As expected, a landslide win from Chris Christie in New Jersey is producing a media surge for his presidential campaign. As I said the other day, expect that to produce a polling surge soon. This early in the process, horse race polls mainly reflect who is in the news (including the most basic test, whether voters have even heard of the contenders).
That media and polling surge, however, are essentially transient. That’s not to say, however, that they don’t matter towards the nomination. What they do, before they evaporate when the next candidate gets a turn in the spotlight, is give Christie an opportunity to sell himself to Republican party actors.
Or, more to the point, it gives Christie one more feature that he can try to peddle to Republican party actors.
But he’s not the only one who is or will be selling himself to Republican politicians, formal party officials and staff, campaign and governing professionals, activists, party-aligned interest groups, and the party-aligned press. Nor is he necessarily the only candidate in his general niche. Nor does the fact that he is today the most prominent contender in his niche mean that he will still be most prominent six moths or even six weeks from now. There are almost a dozen others, some only hinting publicly at a campaign so far (such as, say, John Thune), and others who have been (probably) prematurely written off by much of the media (such as, say, Marco Rubio).
That’s not to say that Christie isn’t a serious player. He easily fits the criteria I always use for viable nomination candidates: He has conventional credentials as a twice-elected governor, and he basically fits comfortably within the mainstream of his party on questions of public policy. But so do Rubio, Thune, Scott Walker and Paul Ryan. And Mike Pence, John Kasich, Bobby Jindall, Rick Perry and Mike Huckabee. And, I suppose, Jeb Bush. And a few others.
Which is exactly why the nomination process begins with a long, drawn-out “invisible primary” period in which the candidates work for the support of party actors — and party actors work to coordinate on a nominee and to compete for influence within the party. It’s difficult to know how that process is working out without knowing exactly how influential various groups are within the party. And since nominations are, in one way of looking at it, the process in which parties define themselves, it may not even be clear to anyone at this stage just who the key players will be this time around. All of which makes it tricky to identify an “establishment” which can safely be said to back one or another candidate, especially at this early point.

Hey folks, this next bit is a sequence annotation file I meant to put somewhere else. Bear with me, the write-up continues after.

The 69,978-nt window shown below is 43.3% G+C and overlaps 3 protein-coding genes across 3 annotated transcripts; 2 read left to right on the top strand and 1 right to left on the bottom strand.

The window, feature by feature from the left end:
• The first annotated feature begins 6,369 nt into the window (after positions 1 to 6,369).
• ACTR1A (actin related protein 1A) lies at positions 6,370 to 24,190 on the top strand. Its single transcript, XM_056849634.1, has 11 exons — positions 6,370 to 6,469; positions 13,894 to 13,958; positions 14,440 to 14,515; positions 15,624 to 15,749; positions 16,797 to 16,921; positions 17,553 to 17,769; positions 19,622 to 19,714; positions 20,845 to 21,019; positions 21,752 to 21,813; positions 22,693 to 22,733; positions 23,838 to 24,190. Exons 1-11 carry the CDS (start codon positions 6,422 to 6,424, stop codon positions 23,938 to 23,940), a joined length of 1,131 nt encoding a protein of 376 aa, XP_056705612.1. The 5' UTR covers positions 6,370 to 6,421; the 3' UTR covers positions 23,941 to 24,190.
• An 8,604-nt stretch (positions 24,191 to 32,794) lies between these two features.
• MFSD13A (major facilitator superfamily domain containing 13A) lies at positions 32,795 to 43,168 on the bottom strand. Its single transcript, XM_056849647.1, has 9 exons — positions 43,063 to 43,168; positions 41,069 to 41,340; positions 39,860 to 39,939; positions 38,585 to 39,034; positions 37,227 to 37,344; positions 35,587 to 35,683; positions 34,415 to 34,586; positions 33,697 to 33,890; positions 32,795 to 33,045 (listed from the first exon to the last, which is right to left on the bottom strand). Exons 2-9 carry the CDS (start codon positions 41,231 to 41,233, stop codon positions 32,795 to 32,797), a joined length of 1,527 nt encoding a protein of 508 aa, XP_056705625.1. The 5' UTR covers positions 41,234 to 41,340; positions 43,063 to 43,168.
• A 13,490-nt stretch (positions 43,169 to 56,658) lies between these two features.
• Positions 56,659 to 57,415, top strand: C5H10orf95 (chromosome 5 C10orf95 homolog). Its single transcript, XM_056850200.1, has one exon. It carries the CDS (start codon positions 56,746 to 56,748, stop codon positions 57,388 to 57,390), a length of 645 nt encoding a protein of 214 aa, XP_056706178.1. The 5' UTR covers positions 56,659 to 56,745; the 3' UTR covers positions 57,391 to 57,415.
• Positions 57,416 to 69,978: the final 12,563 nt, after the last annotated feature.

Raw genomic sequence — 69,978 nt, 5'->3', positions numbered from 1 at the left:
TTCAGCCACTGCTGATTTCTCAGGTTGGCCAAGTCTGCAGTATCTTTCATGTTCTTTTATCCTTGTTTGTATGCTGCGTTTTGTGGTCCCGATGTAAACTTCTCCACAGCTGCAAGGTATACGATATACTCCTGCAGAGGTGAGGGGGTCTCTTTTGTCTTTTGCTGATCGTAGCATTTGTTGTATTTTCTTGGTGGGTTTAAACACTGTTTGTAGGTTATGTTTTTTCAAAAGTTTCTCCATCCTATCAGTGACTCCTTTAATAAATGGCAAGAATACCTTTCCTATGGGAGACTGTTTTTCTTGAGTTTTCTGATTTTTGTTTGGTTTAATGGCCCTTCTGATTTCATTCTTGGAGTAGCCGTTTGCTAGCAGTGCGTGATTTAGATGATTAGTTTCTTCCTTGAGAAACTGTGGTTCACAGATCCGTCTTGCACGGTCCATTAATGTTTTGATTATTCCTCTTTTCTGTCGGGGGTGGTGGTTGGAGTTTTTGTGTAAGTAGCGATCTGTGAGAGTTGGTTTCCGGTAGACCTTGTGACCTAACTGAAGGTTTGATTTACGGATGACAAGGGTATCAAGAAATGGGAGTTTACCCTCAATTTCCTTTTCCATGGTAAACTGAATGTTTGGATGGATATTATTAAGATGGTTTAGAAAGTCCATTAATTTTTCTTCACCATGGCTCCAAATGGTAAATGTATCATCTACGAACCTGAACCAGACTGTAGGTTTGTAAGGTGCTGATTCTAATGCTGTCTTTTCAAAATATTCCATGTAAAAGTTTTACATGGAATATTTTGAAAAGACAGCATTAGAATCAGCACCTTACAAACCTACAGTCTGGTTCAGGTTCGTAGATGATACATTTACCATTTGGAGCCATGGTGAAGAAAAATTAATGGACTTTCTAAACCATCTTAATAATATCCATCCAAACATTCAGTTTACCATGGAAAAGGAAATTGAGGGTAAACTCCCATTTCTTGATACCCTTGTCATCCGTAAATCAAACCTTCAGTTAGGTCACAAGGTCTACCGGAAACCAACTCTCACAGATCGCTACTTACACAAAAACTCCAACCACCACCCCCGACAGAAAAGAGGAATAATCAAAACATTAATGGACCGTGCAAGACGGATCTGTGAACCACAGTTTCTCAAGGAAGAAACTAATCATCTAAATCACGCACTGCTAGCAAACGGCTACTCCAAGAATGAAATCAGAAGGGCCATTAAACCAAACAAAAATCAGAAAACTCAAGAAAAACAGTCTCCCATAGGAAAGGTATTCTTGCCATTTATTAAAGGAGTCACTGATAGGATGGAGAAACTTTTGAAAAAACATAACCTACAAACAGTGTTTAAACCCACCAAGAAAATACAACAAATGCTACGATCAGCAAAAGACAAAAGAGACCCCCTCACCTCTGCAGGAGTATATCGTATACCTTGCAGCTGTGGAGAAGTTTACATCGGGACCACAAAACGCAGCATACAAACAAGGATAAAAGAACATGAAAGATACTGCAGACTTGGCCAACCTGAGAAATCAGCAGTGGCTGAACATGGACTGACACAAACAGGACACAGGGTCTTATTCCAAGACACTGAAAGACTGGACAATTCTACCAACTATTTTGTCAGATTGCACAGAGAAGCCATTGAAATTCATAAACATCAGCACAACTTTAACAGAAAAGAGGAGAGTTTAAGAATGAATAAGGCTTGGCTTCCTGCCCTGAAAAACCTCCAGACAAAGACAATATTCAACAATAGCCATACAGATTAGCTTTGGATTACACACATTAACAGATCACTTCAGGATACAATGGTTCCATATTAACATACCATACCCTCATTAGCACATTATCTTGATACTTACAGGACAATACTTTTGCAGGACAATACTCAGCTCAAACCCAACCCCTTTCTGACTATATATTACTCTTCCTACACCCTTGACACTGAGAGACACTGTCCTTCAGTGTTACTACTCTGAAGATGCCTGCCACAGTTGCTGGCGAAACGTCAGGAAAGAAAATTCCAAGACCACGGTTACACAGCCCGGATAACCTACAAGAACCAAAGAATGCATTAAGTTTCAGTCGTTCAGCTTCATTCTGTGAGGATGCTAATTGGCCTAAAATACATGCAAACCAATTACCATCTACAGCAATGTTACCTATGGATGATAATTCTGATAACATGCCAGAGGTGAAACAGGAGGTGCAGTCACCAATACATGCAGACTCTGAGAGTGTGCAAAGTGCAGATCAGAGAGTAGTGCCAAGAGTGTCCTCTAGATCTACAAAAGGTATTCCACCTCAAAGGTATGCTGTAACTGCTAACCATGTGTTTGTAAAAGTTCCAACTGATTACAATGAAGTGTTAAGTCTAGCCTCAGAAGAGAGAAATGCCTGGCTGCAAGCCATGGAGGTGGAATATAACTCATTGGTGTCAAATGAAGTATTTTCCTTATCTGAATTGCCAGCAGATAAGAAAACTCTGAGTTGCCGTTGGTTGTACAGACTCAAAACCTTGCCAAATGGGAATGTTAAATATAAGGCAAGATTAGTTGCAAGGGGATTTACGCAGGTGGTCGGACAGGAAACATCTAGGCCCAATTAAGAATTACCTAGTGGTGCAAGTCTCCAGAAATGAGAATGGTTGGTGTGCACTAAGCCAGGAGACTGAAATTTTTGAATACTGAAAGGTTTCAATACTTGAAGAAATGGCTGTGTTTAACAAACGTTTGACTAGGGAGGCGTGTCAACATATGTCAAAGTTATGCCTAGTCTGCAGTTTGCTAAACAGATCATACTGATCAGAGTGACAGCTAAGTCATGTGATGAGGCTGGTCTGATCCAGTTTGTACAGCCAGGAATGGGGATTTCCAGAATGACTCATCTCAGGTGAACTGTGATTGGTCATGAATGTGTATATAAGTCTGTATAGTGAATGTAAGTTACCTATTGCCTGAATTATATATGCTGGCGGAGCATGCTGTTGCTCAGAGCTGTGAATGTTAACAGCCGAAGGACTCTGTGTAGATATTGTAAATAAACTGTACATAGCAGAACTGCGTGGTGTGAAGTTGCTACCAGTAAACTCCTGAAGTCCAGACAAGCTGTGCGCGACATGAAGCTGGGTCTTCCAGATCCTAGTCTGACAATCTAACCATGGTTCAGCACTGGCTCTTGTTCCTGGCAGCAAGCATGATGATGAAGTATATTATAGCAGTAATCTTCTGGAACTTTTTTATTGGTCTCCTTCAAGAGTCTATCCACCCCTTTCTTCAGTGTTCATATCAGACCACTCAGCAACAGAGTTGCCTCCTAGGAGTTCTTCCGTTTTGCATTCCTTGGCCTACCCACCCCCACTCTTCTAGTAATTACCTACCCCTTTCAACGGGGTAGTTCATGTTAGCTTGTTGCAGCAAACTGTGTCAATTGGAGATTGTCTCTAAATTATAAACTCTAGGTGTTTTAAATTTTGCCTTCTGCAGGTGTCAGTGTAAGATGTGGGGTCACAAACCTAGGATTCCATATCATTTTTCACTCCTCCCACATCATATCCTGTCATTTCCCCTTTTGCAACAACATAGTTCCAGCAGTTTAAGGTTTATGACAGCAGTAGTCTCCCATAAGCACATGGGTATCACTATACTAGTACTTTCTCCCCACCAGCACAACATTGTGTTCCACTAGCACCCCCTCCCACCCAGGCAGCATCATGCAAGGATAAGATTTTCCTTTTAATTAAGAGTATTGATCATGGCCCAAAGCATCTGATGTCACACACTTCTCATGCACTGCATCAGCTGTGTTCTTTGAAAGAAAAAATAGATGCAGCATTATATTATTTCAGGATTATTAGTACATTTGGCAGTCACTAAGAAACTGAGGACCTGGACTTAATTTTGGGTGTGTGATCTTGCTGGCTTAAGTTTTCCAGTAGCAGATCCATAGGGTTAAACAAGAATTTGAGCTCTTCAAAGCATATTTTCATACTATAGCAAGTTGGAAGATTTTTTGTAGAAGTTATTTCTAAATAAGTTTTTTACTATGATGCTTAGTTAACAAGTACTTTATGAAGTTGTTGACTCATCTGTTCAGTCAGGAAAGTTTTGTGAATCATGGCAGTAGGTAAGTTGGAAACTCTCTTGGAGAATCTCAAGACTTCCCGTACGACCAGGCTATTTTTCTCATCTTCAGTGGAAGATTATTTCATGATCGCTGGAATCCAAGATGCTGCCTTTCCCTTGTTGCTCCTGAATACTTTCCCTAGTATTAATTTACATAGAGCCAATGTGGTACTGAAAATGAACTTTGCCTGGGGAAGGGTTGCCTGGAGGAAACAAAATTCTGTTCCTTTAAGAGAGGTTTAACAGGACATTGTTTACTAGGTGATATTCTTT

That doesn’t mean that speculation (and, especially, good reporting) is worthless; we can identify specific policy positions which may make particular party groups unlikely to back a candidate, or even to attempt to exercise a veto. But how it all plays out can be quite complex.
So we can definitely say, for example, that Republicans who are looking for a candidate who can win will probably, after yesterday, be more favorably disposed towards Christie — whether he’s actually more likely to win in November 2016 or not, they’re certainly likely to perceive that he can. And, as John Sides points out, the history of out-parties is that they tend to care about that, especially the longer they’ve been out of the White House. But how that applies to this particular party at this particular time, and how it positions Christie against other candidates — some of whom will win their own landslides in November 2014 — is still an open question.